If you're one of New York's 800,000 disabled residents, the TLC has good news for you -- sort of. Earlier today, the city launched its Accessible Dispatch program, which lets disabled cab-seekers call, text, or use an app to request wheelchair-accessible cabs. The only problem? There are only about 200 accessible cabs for the entire city. And you can only get a ride in Manhattan. Oh, and expect to wait up to 30 minutes to get picked up.
"Two-hundred taxis is not enough to serve the wheelchair-using population," admitted TLC chairman David Yassky. today "We expect wait times in the 20-30 minute range, which is more than taxi-hailing passengers on the street experience." While the city hopes to have 2,000 handicap-accessible taxis on the streets sometime down the line, for now we're stuck with just 233—or, somewhere between one and two percent of cabs on the street. Compared to cities like London, where every cab is accessible, disabled residents in New York are stranded.
Wheelchair users do believe the on-demand service is a step up from the crippled previous system. "I was never able to get an accessible cab," Michelle Dufrey, a wheelchair-user, said of the old system. "It was virtually impossible to get around without the bus." But Dufrey went on, saying what chairman Yassky called a "first step" may not be enough: "It's abysmal" that there are only 230 accessible cabs. "I'm from New Haven, and we have 70 accessible cabs with a population of 135,000!" Yes, somehow we are bested in taxi service by New Haven.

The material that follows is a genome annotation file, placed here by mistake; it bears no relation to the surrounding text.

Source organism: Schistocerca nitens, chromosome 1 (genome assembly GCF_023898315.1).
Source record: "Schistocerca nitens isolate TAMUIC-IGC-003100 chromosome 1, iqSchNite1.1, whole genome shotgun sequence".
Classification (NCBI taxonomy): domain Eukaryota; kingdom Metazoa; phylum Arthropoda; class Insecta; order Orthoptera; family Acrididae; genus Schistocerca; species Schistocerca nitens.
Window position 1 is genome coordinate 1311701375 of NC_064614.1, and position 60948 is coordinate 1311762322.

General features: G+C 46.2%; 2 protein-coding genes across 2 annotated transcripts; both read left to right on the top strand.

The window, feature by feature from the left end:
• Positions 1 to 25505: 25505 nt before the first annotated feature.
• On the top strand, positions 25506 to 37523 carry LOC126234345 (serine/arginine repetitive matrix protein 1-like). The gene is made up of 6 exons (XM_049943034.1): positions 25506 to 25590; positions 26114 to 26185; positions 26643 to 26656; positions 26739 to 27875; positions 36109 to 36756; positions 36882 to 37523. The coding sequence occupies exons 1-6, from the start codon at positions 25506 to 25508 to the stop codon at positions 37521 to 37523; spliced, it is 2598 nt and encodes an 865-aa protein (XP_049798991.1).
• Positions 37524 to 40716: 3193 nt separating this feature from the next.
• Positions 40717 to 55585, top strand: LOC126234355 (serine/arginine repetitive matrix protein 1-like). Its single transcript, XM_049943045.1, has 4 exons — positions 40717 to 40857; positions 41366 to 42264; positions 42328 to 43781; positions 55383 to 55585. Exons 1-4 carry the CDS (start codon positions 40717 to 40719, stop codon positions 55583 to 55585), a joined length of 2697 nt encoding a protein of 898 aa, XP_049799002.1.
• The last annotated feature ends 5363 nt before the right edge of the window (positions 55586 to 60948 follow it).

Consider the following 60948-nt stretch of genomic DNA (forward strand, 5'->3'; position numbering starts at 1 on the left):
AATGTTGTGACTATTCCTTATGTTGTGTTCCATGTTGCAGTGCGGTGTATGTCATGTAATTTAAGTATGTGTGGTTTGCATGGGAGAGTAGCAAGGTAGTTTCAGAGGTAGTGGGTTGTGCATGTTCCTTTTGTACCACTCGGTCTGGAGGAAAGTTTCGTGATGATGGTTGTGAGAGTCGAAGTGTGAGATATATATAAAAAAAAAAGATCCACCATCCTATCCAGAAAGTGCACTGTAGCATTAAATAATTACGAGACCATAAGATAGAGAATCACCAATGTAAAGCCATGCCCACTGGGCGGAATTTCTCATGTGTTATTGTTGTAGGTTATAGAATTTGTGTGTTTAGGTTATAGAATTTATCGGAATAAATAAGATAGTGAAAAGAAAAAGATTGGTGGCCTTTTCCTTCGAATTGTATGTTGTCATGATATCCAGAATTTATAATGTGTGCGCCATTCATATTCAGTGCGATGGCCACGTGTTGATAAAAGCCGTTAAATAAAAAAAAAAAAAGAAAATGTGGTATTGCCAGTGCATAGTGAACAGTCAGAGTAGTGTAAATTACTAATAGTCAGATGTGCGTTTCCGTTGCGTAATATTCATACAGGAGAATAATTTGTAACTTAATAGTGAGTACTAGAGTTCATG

The new dispatch system will be operated by Metro Taxi, a Connecticut-based company, which will track handicap-accessible cabs via GPS and dispatch the car closest to the requester. Accessible cabs will only originate in Manhattan, but will take passengers anywhere a regular yellow cab would. Charges to disabled riders will be the same as standard cabs, and the "deadhead"—the metered time between when a cab is dispatched and when it picks up the passenger—will be funded through a fee paid by all New York medallion owners.
Victor Calise, the mayor's Commissioner for People With Disabilities, who is disabled himself, said he hopes to one day be able to go on the street and hail a cab like anyone else—but, that won't be a reality until the city significantly increases the size of their accessible fleet: "There aren't enough [accessible] taxis on the street, and we have to make that happen." Thank goodness the city is so eager to make that happen.